I am the mother of four young children. My oldest is a magnificently quirky, confident, brilliant 8-year-old boy, named Linus, who just happens to have Asperger's Syndrome.
Asperger's Syndrome is a form of high functioning autism, characterized by: difficulties with reciprocal social interactions (ie. carrying on a two-sided conversation); impairments in language skills (ie. forming sentences or questions correctly); narrow range of interests and an insistence on set routines; motor clumsiness; cognitive issues (ie. difficulties with problem solving, organizations, carrying out requests) and sensory sensitivities.
Most autistic children require many different medicines and treatments such as Speech Therapy, Occupational Therapy, Social Skills Training, Feeding Therapies, etc. For most, these therapies are vital, even through teen years, to help grow an individual capable of living as independently as possible. United Healthcare has a policy that stops medical coverage, relating to autism (including these therapies) at age 9.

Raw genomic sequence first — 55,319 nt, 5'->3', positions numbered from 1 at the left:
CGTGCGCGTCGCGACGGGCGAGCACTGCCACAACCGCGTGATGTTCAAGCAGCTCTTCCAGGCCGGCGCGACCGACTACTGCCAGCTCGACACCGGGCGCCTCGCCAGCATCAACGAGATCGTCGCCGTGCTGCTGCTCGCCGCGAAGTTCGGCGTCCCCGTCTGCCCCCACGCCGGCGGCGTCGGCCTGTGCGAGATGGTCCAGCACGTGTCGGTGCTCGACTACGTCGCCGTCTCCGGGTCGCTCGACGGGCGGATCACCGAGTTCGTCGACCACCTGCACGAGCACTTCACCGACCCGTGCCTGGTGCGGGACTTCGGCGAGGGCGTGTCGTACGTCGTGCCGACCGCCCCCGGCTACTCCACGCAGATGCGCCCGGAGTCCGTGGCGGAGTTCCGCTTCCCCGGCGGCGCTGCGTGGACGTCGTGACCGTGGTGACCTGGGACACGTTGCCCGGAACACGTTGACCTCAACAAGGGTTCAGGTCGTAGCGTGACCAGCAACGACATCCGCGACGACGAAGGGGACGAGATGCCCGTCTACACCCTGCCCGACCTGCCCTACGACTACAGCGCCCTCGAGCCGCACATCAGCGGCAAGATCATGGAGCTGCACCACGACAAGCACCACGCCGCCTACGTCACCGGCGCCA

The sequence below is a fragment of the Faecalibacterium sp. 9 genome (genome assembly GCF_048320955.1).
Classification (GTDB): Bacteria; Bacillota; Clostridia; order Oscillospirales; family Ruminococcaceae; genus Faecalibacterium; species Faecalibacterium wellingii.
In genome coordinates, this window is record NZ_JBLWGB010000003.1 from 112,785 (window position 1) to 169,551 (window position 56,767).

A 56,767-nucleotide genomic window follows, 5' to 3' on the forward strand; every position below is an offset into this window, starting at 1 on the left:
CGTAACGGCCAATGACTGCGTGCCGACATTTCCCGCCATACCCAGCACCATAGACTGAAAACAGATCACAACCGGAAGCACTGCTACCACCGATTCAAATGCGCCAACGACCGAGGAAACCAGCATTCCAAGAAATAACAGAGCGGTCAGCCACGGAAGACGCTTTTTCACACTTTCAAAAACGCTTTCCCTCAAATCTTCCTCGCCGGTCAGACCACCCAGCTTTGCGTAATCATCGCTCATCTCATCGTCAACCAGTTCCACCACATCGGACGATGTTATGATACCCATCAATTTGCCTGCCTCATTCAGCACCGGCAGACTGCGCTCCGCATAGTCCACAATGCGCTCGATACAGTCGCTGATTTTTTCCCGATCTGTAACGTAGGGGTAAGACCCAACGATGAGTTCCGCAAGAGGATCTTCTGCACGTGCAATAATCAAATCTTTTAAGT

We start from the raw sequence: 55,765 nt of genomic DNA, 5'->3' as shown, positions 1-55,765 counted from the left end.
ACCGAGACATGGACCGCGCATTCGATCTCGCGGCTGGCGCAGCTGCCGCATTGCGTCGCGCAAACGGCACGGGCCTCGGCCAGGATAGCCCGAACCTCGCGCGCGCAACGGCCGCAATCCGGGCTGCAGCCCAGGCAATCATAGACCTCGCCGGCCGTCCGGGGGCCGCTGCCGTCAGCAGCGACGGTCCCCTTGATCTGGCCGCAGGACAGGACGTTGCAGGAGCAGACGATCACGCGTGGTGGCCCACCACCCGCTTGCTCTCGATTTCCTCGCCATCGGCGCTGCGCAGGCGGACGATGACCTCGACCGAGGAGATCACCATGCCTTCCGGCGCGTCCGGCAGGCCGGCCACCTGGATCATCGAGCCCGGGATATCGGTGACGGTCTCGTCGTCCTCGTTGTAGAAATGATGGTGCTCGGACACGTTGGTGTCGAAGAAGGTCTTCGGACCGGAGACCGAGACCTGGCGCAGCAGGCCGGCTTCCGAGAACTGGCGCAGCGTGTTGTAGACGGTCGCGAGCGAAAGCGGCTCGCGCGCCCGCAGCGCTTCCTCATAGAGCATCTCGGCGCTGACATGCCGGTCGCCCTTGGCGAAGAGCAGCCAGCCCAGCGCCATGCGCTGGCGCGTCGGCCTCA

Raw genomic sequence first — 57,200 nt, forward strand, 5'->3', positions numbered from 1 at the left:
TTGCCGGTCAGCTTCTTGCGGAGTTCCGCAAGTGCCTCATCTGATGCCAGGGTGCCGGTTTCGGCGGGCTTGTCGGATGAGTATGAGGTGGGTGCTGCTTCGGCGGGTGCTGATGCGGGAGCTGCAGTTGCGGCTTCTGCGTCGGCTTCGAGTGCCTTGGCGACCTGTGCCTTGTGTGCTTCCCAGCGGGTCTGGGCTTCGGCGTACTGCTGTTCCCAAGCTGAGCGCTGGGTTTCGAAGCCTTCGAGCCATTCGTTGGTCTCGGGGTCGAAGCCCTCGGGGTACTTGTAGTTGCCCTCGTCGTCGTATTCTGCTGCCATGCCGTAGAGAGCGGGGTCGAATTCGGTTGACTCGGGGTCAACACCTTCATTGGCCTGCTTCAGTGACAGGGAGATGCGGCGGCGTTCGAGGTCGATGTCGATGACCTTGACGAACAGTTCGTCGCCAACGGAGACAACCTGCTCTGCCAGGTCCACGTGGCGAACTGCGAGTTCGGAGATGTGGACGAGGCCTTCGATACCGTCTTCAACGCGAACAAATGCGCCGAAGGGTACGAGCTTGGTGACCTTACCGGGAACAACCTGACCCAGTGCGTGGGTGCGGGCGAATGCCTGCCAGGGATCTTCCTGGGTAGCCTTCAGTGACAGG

Autism does not magically disappear at age 9, but United Healthcare and other insurance companies like it, believe that medical coverage for it should.
Stop cutting off medical coverage for Autism at age 9
Autism does not magically disappear at age 9. In fact, because kids with Asperger's Syndrome look like the rest of us neurotypical people, many are not even diagnosed until between the ages of 6-9. Also, because these kids "look" neurotypical, it is easy for people to forget that they need so many supports.
United Healthcare would like to cut off coverage just when children's bodies are beginning to change immensely and classes at school and social environments are becoming more difficult to navigate, a time when they need these vital therapies, especially therapies such as social skills training (to help them learn to interact in a more "normal" way with their peers or understand what teacher's are "really" asking for) more than ever.
My hope is that, with your help, we can muster enough support to make big insurance companies, like mine, take a second look at what these kids really need. To make them understand that this is a medical condition that is never cured, but it is treatable. We CAN manage the "symptoms" with good therapies and proper supports.
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